“Ain’t gonna let nobody turn me ’round, turn me ’round, turn me ’round …”
Meadows stepped back into history this past weekend with the opening of “Blues for Mister Charlie.”
Taking place in the 1960s deep south, the play follows the murder of Richard Henry, a young African-American jazz musician.
Henry, the son of a minister, returns home after eight years in the north to an unchanged southern code of silent obedience.
Loosely based off the story of Emmett Till, a 14-year-old Chicago boy who was killed for allegedly flirting with a white woman, Till’s story is revived through Richard Henry. The play reopens old wounds and evokes timeless lessons portraying the racial tension, hatred and anger of injustice.
“It has so much guts to it that all the characters are ripping at each other. I wanted to explore the depth of the human experience,” Ted Gwara said.
Director and SMU alumna Patricia McGregor returns to share the James Baldwin written, emotionally fierce and passionate story to the SMU community.
“Patricia made us an ensemble first and made us deal with the pain, hurt, sadness and hatred by coming together and not hating each other,” Chinyere Oputa said. “We had to disconnect ourselves from the hatred but we had to be willing to go into it when the time came.”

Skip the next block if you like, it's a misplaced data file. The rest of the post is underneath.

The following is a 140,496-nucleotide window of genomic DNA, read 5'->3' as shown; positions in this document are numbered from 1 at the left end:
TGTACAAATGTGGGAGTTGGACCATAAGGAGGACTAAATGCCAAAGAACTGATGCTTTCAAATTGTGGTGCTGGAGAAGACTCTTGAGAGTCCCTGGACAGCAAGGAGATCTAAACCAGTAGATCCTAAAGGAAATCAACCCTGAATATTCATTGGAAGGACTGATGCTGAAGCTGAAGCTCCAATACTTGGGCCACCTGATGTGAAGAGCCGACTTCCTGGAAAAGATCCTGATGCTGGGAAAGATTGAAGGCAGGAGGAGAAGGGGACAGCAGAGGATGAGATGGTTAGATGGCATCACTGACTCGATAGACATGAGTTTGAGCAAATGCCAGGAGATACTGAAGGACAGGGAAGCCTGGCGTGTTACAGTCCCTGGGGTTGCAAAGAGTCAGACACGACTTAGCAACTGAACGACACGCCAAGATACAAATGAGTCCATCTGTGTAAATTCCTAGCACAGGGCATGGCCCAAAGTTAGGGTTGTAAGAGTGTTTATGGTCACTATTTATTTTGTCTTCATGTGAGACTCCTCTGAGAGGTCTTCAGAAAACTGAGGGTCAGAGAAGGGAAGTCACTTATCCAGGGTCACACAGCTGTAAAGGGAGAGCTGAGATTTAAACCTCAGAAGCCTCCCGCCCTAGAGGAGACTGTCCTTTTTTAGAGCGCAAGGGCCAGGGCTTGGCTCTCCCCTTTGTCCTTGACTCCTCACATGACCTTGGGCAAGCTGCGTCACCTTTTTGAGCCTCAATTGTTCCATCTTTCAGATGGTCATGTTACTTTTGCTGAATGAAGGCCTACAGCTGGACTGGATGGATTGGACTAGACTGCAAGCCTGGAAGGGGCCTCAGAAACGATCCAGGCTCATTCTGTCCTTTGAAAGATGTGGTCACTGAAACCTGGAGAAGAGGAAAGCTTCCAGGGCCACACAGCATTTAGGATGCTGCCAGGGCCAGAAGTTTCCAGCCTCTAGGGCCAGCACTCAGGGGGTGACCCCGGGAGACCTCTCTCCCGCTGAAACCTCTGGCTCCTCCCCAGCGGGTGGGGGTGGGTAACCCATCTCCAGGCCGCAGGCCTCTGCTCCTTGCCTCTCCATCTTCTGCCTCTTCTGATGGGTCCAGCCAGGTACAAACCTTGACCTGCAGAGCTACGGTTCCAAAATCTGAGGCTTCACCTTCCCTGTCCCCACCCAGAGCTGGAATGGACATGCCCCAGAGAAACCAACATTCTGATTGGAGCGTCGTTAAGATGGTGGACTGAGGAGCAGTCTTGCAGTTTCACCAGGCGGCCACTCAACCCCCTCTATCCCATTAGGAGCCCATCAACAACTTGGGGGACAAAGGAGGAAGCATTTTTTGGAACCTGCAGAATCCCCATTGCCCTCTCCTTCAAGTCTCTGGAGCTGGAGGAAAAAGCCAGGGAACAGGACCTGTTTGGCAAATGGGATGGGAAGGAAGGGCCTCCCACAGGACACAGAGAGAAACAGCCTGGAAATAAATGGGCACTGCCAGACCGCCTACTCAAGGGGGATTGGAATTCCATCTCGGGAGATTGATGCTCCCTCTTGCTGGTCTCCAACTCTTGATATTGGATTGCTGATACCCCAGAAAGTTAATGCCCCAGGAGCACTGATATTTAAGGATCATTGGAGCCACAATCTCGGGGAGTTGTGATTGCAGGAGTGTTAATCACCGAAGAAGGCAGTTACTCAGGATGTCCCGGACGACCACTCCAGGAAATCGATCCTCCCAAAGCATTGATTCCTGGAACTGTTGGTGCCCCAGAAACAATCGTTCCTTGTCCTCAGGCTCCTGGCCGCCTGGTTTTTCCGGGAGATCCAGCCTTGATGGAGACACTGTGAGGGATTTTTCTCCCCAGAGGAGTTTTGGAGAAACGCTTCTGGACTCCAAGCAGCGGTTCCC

The stage was set to reflect how paralyzing and deeply ingrained racism can be. The tree, a symbol of life, was looming over the stage with the leaves made of newspapers displaying history’s worst hate crimes.
For the student actors the play was at times difficult to handle with the recent shooting of Trayvon Martin. The play became even more personal to them. They wanted the story to be heard and understood.
“All of our hatred comes from a place of love. It’s not so much we hate a person because of the way they are but we are treating them that way to protect the ones that we love,” Elizabeth Peterson said. “I want the audience to see that there are two sides to every story and to every conflict.”
At times a little heavy, the play brings the promise of a hopeful future.
The performance was only for the weekend but served its purpose of exploring the unsettling nature of racism.